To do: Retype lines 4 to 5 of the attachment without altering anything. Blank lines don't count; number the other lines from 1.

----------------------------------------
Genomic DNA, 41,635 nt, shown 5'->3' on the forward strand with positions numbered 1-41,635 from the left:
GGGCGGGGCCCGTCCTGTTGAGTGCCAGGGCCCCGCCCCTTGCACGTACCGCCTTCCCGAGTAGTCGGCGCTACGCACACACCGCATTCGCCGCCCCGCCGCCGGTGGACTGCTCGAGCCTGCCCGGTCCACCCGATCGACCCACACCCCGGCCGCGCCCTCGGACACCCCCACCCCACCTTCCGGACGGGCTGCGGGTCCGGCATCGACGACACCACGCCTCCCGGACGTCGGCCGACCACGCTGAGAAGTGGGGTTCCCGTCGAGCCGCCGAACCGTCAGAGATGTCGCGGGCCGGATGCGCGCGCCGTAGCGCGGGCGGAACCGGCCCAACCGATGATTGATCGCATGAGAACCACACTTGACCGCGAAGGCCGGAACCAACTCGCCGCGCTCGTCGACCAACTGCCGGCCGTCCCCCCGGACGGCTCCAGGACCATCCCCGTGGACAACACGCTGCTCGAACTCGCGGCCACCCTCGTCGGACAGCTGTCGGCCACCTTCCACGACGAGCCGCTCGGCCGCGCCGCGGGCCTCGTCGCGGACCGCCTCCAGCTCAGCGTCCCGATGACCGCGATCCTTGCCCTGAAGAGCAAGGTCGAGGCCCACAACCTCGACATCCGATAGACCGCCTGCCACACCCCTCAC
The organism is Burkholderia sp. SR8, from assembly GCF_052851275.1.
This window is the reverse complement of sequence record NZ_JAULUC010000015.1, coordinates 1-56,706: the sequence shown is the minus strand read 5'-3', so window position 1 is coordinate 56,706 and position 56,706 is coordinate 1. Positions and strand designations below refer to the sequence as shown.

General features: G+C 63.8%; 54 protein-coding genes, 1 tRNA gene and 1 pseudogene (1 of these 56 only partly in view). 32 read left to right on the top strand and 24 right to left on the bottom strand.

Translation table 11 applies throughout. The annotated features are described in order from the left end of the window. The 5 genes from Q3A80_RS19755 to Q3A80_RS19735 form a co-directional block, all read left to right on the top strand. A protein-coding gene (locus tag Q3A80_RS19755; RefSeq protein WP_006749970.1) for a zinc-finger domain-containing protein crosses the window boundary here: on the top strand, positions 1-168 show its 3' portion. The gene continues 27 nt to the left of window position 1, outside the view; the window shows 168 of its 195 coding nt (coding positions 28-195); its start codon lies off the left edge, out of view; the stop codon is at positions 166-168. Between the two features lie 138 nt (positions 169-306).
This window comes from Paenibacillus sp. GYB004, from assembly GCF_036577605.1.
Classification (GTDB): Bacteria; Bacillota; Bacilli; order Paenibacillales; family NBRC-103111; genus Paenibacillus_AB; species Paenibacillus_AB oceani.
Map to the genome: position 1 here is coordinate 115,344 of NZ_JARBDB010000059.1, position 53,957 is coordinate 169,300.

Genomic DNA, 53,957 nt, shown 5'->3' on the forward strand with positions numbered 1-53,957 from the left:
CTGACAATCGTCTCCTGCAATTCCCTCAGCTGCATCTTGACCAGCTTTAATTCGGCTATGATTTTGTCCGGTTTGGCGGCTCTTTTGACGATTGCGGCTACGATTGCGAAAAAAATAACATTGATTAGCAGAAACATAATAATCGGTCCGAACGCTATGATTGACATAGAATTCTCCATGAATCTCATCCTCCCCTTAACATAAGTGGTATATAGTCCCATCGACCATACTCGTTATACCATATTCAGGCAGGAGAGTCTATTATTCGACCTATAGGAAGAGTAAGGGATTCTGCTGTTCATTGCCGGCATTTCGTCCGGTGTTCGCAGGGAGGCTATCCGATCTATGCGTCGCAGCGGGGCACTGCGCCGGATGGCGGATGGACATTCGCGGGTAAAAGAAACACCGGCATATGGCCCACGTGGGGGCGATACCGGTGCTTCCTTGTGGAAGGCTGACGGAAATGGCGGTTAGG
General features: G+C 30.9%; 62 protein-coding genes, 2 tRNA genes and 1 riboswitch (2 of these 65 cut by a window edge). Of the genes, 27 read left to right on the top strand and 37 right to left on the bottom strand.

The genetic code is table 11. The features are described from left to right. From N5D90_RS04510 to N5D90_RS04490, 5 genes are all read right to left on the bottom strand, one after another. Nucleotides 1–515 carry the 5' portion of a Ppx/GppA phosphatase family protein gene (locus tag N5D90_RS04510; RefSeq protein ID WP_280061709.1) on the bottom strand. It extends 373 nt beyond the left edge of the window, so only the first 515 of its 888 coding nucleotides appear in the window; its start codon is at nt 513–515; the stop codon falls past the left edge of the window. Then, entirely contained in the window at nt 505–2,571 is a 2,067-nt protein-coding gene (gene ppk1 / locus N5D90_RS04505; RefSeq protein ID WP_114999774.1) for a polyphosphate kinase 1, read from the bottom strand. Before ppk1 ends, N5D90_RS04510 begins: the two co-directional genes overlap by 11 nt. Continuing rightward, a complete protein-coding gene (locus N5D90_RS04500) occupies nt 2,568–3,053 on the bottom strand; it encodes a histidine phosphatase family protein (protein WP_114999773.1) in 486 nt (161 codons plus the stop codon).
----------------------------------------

This window is the reverse complement of sequence record NZ_JAULUC010000015.1, coordinates 1-56,706: the sequence shown is the minus strand read 5'-3', so window position 1 is coordinate 56,706 and position 56,706 is coordinate 1. Positions and strand designations below refer to the sequence as shown.

General features: G+C 63.8%; 54 protein-coding genes, 1 tRNA gene and 1 pseudogene (1 of these 56 only partly in view). 32 read left to right on the top strand and 24 right to left on the bottom strand.